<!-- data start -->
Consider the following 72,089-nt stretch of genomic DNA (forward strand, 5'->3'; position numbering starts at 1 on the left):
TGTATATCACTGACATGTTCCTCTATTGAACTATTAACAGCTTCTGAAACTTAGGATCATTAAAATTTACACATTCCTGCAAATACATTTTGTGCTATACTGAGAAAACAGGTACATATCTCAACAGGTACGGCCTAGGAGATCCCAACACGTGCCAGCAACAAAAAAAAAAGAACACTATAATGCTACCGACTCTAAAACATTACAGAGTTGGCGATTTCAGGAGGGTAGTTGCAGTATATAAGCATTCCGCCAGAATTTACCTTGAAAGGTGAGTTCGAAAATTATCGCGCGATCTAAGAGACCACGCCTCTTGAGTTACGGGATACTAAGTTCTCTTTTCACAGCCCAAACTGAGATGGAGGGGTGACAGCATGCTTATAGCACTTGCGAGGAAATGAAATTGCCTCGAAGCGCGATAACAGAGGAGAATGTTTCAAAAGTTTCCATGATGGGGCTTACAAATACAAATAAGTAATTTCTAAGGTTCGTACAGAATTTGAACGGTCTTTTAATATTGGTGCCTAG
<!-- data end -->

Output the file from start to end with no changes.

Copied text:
Consider the following 72,089-nt stretch of genomic DNA (forward strand, 5'->3'; position numbering starts at 1 on the left):
TGTATATCACTGACATGTTCCTCTATTGAACTATTAACAGCTTCTGAAACTTAGGATCATTAAAATTTACACATTCCTGCAAATACATTTTGTGCTATACTGAGAAAACAGGTACATATCTCAACAGGTACGGCCTAGGAGATCCCAACACGTGCCAGCAACAAAAAAAAAAGAACACTATAATGCTACCGACTCTAAAACATTACAGAGTTGGCGATTTCAGGAGGGTAGTTGCAGTATATAAGCATTCCGCCAGAATTTACCTTGAAAGGTGAGTTCGAAAATTATCGCGCGATCTAAGAGACCACGCCTCTTGAGTTACGGGATACTAAGTTCTCTTTTCACAGCCCAAACTGAGATGGAGGGGTGACAGCATGCTTATAGCACTTGCGAGGAAATGAAATTGCCTCGAAGCGCGATAACAGAGGAGAATGTTTCAAAAGTTTCCATGATGGGGCTTACAAATACAAATAAGTAATTTCTAAGGTTCGTACAGAATTTGAACGGTCTTTTAATATTGGTGCCTAG